We are often told, “History repeats itself.” Nothing explains the sentence more appropriately than the Dalit movement launched against the gau rakshaks in Una, Gujarat. Let us first look at what the history was and then how it repeated itself.
In 1873, the Chandals of Bengal held a strike in Faridpur district, now in Bangladesh. They stopped working for the Hindus of all other castes and for Muslims. The strike brought normal life to a standstill. Its impact was so deep and widespread that official dispatches called it a “general strike”. Still, it was a peaceful, non-cooperative movement. Until then, no one even knew what a strike was. (Meanwhile, Bengal was witnessing a “renaissance” quite unmindful of the sufferings of an untouchable caste in its underbelly. The renaissance was confined to the upper social strata. In 1911, the unfortunate Untouchables were officially rechristened Namasudra, who are now a populous Bengali caste.)
It all began in a village called Amgram, adjacent to Buckergunje (now called Barisal), where a rich and influential Chandal, Choron Sapah, invited 10,000 men to a feast to mark the shraddh ceremonies of his father. He had extended invitation to people of all castes, including Brahmans, Kayasthas, Shudras, etc. The Kayasthas instigated all others against the Chandals and as a result they “refused to accept the invitation, couching their refusal with taunts and reproaches”. They said, “Eat with men who permit their women to go the market and who are employed as mehtars in jails for removing filth and everything unclean? What next!”  This is what W. L. Owen, superintendent of police, Faridpur found out after an inquiry. He also noted, “The women of the poorer Chandals attend hauts and bazars for buying and selling purposes, on which account they have been despised by Hindus of the higher caste, who consider them only little better than beasts …”  The Chandal women were undoubtedly ahead of their time. Today, women of those classes who hated Chandals and their women now want to be seen in the markets themselves. But the insinuation about their women in 1872 did not go down well with the Chandal community leaders. The aggrieved heads of the Chandal communities, therefore, adopted in a meeting three momentous resolutions:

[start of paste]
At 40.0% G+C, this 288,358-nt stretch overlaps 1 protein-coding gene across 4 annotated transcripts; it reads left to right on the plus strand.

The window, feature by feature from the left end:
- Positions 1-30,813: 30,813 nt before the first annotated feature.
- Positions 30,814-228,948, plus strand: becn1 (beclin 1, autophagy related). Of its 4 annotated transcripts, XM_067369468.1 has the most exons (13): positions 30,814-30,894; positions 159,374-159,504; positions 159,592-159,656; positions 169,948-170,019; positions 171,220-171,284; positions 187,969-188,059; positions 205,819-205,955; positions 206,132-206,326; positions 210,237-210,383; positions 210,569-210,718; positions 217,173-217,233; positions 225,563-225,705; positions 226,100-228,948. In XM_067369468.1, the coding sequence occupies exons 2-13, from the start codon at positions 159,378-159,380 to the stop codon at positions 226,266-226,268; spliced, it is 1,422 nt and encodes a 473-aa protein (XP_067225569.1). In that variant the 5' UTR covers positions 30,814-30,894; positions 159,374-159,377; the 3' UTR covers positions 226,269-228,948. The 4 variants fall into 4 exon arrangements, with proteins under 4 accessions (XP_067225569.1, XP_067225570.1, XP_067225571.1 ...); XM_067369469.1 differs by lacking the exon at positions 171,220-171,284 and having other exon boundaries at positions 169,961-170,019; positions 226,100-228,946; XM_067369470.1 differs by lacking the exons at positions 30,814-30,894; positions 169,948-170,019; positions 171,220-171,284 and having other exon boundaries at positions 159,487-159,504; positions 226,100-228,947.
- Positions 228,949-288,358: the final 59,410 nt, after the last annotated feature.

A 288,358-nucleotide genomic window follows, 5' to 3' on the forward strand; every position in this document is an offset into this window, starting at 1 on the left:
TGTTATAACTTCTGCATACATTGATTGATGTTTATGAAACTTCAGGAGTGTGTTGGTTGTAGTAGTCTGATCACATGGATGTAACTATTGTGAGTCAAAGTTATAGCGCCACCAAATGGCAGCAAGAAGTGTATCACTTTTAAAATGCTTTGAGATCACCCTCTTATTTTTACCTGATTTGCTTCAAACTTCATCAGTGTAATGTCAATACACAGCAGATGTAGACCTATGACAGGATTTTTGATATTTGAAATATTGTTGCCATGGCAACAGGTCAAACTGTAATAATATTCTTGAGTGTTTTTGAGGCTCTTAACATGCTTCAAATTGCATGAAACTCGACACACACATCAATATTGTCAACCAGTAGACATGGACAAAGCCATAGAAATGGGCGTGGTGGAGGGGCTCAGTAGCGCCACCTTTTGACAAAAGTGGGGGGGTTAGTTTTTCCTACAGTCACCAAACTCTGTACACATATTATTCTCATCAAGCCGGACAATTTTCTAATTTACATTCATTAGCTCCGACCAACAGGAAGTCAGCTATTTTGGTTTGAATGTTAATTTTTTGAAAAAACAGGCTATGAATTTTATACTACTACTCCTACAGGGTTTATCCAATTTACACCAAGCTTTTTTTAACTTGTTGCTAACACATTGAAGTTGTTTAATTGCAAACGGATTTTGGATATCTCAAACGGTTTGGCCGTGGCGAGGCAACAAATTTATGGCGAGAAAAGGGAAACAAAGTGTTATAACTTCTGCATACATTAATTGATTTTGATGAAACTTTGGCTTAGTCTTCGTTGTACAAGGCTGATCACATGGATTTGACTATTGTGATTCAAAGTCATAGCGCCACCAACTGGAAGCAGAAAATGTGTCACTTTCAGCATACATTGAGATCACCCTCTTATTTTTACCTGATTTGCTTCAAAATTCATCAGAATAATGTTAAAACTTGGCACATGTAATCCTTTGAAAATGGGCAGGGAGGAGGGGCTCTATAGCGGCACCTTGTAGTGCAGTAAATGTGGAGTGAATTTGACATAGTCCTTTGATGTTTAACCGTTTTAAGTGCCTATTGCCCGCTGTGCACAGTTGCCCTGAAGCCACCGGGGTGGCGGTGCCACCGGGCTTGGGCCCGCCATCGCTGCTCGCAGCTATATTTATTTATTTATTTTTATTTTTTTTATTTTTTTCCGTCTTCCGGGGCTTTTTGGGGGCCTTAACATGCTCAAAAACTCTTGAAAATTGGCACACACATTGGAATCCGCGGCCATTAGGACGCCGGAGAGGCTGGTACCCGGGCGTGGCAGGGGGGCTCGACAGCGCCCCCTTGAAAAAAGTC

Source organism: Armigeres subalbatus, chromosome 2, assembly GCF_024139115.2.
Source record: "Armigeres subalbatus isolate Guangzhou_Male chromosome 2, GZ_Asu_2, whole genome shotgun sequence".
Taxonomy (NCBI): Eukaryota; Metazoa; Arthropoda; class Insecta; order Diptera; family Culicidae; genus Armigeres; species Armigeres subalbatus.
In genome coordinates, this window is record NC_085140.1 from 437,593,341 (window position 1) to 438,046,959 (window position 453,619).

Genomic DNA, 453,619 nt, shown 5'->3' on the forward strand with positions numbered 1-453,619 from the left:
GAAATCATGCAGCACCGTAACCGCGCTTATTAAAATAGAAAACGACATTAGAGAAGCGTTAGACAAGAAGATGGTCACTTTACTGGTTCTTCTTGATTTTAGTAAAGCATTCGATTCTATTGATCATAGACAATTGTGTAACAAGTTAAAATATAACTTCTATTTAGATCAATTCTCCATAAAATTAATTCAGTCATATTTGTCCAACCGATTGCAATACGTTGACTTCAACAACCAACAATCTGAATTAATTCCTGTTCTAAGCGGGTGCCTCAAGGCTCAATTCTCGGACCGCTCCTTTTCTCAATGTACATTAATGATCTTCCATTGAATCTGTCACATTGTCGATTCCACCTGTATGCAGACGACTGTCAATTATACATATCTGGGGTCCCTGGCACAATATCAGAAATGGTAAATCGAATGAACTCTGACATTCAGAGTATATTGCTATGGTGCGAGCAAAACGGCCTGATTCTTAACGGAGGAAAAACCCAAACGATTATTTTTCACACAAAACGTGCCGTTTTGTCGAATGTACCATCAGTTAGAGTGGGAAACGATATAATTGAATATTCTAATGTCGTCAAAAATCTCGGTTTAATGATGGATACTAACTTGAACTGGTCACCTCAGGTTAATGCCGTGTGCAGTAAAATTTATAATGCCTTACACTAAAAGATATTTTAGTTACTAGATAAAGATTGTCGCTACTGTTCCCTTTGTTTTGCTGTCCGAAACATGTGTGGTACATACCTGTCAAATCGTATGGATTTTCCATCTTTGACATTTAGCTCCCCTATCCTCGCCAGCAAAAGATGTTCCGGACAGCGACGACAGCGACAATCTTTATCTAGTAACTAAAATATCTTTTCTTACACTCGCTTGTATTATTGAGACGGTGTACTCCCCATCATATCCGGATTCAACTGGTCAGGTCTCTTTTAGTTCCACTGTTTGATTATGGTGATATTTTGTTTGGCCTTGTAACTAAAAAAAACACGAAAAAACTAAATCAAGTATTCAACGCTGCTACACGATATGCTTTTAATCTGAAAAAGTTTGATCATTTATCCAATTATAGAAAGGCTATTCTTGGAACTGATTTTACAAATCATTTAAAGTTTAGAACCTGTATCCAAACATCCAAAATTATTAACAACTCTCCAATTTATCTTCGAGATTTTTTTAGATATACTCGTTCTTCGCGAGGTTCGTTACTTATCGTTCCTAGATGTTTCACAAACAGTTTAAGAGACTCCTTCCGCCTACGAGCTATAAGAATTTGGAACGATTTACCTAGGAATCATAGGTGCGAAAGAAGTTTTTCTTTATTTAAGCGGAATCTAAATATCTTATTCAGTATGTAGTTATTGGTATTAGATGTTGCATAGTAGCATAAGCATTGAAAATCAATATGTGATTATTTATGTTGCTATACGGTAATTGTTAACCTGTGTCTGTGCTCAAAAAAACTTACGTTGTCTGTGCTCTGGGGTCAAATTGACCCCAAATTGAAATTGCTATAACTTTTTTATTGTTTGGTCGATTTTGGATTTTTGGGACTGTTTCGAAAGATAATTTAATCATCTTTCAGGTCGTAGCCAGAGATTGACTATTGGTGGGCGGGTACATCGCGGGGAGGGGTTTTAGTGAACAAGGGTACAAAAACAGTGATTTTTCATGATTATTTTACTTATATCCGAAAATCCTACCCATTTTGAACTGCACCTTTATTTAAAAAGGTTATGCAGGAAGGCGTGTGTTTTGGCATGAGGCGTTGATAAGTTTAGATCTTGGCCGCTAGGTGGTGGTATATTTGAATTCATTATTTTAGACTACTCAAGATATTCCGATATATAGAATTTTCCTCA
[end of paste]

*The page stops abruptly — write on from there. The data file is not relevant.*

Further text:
- “Chandal women must not in future visit hauts (hats) and bazars;
- service of no kind whatever be taken with other castes; and
- food prepared by all other castes of Hindus than Brahmans not to be partaken of.” 
Resolutions concerning the dignity of their women came first. The strike soon drew the attention of the colonial administration because of its disastrous repercussions on the life of the people at large. In a letter of 18 March 1873, Owen speculated the impact as follows:
“if the second resolution [is] literally carried out much injury will be sustained by other castes living in the swamp country. At present, fields belonging to the Mohammedans and other castes are cultivated by Chandals, who for their trouble take half the produce; these would remain untilled. Boats are built and manned by Chandals; these belonging to other castes would cease to ply and trade [would be] paralyzed. Agricultural and domestic tools of iron would not be repaired; and in fact all relations of life between the Chandals and other castes would be completely deranged, enmity would spring up between them and eventuate in breaches of the peace.”